Last week’s harvest conditions allowed producers all over the province to make great progress with their harvest operations. Forty-two per cent of the crop has been harvested across the province, up from 23 per cent last week and slightly ahead of the five-year average (2017-2021) of 40 per cent. An additional 20 per cent of the crop is ready to swath or straight-cut. Crops that were not ready for harvest have quickly ripened after a stretch of warm and dry days.
The southwest region continues to lead harvest operations with 83 per cent of the crop now combined. The west-central has 61 per cent of their crop harvested, the southeast 33 per cent, the northwest 28 per cent, the east-central 27 per cent and the northeast 21 per cent.
Winter cereals are very close to being completed with 96 per cent of winter wheat and 84 per cent of fall rye harvested. Ninety-one per cent of lentils and field peas, 70 per cent of durum, 52 per cent of barley, 40 per cent of spring wheat and 22 per cent of the canola crop has now been combined.
The current estimated averages of crop yields are 43 bushels per acre for hard red spring wheat, 30 bushels per acre for durum, 34 bushels per acre for canola, 34 bushels per acre for field peas and 1,174 pounds per acre for lentils. Crop yields in the southwest and west-central regions have been greatly affected by the extremely hot and dry conditions experienced during critical growing stages this season; yields are significantly lower in these areas than the provincial averages.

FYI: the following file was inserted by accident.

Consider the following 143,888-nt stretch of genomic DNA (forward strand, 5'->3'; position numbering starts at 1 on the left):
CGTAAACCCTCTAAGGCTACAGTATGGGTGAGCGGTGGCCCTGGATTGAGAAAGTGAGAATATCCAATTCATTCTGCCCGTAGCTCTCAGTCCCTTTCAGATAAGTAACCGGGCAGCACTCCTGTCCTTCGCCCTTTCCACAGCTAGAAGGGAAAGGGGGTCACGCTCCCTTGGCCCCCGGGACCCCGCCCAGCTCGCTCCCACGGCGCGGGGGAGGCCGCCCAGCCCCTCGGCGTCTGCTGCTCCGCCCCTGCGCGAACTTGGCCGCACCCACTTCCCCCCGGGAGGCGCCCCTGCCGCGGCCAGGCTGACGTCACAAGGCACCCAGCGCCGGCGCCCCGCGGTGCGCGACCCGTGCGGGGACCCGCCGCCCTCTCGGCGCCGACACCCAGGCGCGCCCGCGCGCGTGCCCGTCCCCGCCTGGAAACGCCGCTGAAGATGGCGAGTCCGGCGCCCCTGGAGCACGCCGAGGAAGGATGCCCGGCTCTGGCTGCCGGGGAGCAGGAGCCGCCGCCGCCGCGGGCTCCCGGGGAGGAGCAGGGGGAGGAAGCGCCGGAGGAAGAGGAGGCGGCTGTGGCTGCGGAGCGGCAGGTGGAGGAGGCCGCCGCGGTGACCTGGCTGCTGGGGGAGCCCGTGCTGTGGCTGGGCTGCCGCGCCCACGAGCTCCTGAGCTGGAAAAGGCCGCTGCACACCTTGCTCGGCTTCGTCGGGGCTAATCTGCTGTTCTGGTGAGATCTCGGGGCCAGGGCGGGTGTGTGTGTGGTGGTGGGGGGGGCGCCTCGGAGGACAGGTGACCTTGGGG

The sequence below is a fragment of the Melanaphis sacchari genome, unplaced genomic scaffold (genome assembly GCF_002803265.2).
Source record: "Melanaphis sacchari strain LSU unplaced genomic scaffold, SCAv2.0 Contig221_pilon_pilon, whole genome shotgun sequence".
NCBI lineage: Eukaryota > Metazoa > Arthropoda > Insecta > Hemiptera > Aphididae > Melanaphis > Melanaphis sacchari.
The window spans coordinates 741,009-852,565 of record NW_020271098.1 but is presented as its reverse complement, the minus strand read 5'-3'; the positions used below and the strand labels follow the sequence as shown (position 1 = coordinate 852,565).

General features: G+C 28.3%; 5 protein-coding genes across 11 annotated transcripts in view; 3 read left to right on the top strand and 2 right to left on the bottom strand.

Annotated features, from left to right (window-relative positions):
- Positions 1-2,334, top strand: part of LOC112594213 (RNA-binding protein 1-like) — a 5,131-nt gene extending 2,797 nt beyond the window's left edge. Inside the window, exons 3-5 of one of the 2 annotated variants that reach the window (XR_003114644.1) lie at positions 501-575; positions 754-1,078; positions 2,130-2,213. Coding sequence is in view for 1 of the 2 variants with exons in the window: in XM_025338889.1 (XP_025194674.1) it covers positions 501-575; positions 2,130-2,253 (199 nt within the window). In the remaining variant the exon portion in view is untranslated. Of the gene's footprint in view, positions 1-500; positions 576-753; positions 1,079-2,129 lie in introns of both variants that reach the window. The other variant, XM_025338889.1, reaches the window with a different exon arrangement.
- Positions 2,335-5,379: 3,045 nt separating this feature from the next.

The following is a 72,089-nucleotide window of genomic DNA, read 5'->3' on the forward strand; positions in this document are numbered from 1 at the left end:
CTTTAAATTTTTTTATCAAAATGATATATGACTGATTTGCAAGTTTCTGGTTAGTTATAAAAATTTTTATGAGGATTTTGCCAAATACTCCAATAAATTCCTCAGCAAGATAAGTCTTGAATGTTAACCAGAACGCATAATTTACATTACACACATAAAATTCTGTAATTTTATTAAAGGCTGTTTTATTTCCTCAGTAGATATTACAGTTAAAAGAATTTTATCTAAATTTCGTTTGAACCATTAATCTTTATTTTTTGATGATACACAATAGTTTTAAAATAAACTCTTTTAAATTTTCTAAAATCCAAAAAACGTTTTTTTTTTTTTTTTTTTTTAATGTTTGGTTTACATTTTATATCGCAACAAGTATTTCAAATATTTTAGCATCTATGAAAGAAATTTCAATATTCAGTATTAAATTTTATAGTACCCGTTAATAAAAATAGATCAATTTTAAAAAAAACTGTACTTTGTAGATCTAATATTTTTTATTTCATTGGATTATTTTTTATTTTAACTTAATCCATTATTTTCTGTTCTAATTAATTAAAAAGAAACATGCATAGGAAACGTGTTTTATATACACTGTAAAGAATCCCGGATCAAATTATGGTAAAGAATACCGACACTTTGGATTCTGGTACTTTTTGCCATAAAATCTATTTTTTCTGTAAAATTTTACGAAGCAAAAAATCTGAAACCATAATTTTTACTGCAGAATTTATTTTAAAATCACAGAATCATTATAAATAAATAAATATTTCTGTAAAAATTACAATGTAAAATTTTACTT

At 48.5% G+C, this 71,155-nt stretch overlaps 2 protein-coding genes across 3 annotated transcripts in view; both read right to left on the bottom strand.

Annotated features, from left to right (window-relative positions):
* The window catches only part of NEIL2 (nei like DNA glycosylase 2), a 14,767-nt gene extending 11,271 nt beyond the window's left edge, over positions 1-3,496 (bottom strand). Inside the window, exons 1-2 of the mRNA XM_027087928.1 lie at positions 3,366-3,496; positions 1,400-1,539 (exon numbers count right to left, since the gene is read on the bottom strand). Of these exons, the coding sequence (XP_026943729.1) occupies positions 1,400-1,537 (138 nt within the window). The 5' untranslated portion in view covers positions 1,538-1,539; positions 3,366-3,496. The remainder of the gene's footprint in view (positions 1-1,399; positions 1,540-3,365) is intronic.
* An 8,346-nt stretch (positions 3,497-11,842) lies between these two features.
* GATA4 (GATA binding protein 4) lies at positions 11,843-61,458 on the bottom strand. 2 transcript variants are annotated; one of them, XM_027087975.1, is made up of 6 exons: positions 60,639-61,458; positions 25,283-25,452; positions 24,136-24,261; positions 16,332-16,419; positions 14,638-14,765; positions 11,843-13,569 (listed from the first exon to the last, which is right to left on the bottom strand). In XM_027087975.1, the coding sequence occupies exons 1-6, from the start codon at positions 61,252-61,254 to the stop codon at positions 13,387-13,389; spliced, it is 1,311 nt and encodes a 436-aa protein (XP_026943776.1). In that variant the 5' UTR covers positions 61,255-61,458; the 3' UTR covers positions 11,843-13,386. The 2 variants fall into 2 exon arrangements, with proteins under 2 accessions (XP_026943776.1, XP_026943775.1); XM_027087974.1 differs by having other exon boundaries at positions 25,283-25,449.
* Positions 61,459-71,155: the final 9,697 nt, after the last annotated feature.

There was very little rainfall across the province this past week which allowed crops to ripen to a point where they could be harvested without delay. The Prince Albert area received 13 mm and the Garrick area received five mm.
Cropland topsoil moisture is rated as one per cent surplus, 42 per cent adequate, 34 per cent short and 23 per cent very short. Hay and pasture land topsoil moisture is rated as one per cent surplus, 35 per cent adequate, 39 per cent short and 25 per cent very short.
The majority of crop damage this past week was attributed to wind and grasshoppers. Strong winds blew swaths around fields and will result in yield loss and a difficult harvest for affected producers. Strong winds are likely to shell out very ripe crops leading to crop yield reductions as well. Grasshoppers will continue to be a significant problem until conditions are less favourable for them. Producers have noticed a slight increase of ergot fungus in their cereal fields this year, likely due to the increase in precipitation received during the crop flowering stage.
Crop producers are busy combining, swathing, desiccating, baling straw and hauling bales. Livestock producers are busy moving cattle, hauling water and taking inventory of their winter feed supplies.
With harvest underway in Saskatchewan, we want to remind producers to take breaks, exercise caution and remain safe. Remember to ensure lights and reflectors are in good working order when moving equipment. We ask motorists to remain vigilant and to exercise patience when traveling around or near farm equipment on the highway.